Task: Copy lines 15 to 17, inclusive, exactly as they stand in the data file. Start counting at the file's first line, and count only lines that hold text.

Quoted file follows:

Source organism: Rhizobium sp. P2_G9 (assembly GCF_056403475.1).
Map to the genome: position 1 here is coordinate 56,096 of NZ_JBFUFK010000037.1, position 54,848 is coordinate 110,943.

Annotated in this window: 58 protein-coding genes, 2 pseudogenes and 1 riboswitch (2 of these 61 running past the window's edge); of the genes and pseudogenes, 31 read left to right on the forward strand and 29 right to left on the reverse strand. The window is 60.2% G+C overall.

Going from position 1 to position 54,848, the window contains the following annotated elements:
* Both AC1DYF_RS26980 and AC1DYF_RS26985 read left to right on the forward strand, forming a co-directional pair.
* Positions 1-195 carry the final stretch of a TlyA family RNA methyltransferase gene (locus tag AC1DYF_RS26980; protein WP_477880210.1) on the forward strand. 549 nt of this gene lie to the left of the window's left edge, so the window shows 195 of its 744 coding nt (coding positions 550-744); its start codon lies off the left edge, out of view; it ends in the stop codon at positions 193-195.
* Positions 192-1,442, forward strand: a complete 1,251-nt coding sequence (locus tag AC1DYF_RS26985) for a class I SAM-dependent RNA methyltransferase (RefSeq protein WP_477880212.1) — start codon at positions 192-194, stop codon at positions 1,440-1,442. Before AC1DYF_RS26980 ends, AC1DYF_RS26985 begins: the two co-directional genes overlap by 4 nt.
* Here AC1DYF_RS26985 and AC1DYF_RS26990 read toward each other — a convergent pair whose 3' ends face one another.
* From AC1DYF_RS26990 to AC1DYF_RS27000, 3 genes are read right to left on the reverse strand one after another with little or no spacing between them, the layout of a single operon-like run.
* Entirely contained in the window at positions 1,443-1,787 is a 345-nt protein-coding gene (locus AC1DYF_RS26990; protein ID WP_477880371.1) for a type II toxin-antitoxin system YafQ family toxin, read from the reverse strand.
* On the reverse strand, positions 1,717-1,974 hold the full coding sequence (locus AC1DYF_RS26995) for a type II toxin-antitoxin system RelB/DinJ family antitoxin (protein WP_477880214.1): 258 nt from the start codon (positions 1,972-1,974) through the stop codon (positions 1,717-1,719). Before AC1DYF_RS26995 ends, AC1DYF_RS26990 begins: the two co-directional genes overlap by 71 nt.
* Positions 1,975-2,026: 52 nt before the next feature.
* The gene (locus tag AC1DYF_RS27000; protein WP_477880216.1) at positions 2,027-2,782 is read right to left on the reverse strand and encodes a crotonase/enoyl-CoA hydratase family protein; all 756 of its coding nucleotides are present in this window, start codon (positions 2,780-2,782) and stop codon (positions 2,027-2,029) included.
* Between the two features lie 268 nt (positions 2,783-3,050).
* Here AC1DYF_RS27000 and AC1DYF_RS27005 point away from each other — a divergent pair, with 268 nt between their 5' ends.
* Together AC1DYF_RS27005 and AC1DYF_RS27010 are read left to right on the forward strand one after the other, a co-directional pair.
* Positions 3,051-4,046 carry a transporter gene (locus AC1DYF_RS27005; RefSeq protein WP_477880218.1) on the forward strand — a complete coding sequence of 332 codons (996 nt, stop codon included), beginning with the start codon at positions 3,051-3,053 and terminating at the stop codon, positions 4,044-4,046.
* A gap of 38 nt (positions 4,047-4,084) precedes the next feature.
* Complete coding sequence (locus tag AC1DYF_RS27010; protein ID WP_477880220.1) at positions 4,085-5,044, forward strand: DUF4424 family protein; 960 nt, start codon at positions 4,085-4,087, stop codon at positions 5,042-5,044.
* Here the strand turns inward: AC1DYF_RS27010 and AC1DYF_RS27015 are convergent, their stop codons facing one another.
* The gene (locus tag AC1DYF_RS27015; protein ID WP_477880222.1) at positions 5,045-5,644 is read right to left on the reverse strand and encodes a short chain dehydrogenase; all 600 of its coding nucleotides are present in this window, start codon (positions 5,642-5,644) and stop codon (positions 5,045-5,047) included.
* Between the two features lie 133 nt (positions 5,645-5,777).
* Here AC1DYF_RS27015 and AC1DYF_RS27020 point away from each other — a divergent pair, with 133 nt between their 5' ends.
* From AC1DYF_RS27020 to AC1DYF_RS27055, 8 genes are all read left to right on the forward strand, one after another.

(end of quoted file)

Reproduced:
* Here AC1DYF_RS27000 and AC1DYF_RS27005 point away from each other — a divergent pair, with 268 nt between their 5' ends.
* Together AC1DYF_RS27005 and AC1DYF_RS27010 are read left to right on the forward strand one after the other, a co-directional pair.
* Positions 3,051-4,046 carry a transporter gene (locus AC1DYF_RS27005; RefSeq protein WP_477880218.1) on the forward strand — a complete coding sequence of 332 codons (996 nt, stop codon included), beginning with the start codon at positions 3,051-3,053 and terminating at the stop codon, positions 4,044-4,046.